Walmart, one of the biggest American grocery stores, has announced a blockchain solution for its veggie suppliers. Through a partnership with IBM, Walmart developed a platform that will allow leafy green vegetable suppliers for Sam’s and Walmart to upload their data in real time via Blockchain. The purpose is to create better communication between suppliers to avoid issues such as the one that happened last spring with an E. coli outbreak in romaine lettuce that caused food poisoning for about 200 people and salmonella in products such as eggs and cereal.
The new supply chain mechanism built on blockchain will allow for all processes to be easily tracked, transparent and completely digital. This way, any store could quickly discover if a certain farm has been affected or sold infected products, allowing for a much quicker response and avoiding severe food poisoning cases. IBM is no stranger to blockchain, currently holding the second position for most patents in the field.
The partnership has allowed for IBM to built Food Trust Solution, a blockchain solution for supply chain to mainly digitalize food process. According to Bridget van Kralingen, IBM’s senior VP for Global Industries, Platforms and Blockchain:
“We built the IBM Food Trust solution using IBM Blockchain Platform, which is a tool or capability that IBM has built to help companies build, govern and run blockchain networks. It’s built using Hyperledger Fabric (the open source digital ledger technology) and it runs on IBM Cloud”.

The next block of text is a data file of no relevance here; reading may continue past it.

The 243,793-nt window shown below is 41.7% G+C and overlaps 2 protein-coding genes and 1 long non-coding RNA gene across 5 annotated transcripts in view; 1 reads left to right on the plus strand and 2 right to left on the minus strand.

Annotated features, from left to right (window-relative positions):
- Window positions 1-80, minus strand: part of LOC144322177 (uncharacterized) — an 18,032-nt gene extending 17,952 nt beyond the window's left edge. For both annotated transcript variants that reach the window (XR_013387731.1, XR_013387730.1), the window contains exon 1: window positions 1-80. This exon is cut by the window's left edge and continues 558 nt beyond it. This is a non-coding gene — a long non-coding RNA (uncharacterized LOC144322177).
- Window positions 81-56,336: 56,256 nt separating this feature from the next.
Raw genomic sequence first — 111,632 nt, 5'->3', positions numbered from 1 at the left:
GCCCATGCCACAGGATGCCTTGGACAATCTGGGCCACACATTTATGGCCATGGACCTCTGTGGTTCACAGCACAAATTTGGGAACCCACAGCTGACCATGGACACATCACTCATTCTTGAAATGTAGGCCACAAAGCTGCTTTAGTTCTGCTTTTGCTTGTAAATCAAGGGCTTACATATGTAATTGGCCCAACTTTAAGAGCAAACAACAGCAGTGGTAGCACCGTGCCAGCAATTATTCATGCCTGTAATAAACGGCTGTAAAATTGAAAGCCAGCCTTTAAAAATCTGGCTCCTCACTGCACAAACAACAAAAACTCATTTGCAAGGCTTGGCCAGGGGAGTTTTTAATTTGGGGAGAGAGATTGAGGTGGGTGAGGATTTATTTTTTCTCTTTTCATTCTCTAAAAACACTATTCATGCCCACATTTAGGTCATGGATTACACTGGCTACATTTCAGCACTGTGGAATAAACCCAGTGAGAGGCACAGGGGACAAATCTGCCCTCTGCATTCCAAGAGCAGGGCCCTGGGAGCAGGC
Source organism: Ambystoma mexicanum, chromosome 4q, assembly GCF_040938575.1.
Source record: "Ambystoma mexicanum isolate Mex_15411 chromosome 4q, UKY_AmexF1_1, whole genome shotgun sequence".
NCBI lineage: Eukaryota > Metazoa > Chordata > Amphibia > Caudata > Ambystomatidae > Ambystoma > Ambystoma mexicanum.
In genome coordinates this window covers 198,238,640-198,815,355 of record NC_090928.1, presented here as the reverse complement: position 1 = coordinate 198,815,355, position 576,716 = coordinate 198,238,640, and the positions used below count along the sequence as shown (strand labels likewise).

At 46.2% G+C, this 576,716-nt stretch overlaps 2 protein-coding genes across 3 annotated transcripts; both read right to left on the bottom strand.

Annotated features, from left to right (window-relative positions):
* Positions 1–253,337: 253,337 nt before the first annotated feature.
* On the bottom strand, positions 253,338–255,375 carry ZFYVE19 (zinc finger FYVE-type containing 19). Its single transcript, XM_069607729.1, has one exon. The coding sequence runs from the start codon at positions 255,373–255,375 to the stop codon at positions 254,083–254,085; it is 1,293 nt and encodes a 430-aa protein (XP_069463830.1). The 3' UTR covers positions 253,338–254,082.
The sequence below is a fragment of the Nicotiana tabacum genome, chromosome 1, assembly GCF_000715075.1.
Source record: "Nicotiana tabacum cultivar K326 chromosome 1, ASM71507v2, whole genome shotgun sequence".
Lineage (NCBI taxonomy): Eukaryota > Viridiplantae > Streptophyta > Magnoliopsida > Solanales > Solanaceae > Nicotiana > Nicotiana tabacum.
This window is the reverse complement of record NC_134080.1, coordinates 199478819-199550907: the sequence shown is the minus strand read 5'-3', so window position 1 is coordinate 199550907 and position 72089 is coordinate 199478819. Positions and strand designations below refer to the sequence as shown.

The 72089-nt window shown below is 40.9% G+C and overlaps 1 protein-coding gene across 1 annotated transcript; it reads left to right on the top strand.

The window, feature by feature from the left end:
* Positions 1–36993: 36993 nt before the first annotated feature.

Prior to this platform, it took about 7 days to trace back the source of a certain product. With blockchain, this timeframe is reduced to 2.2 seconds which could easily prevent that any infected food could reach a consumer. The blockchain solution is requested to be implemented before September 2019, meaning that suppliers will need to put their information on the blockchain and adapt their systems to the IBM Food Trust Solution platform although it won’t require any technical knowledge but just a quick course on how to upload data.
According to Molly Blakeman, a spokesperson from Walmart:
“IBM will offer an onboarding system that orients users with the service easily. Think about when you get a new iPhone – the instructions are easy to understand and you’re quickly up and running. That’s the aim here. Essentially, suppliers will need a smart device and internet to participate”
Ultimately, the goal is to provide a safer environment for consumers and to avoid any infected product to ever get to a customer. It’s certain this solution will be implemented for others in the near future.
Here’s a video that explains the platform and how it will work: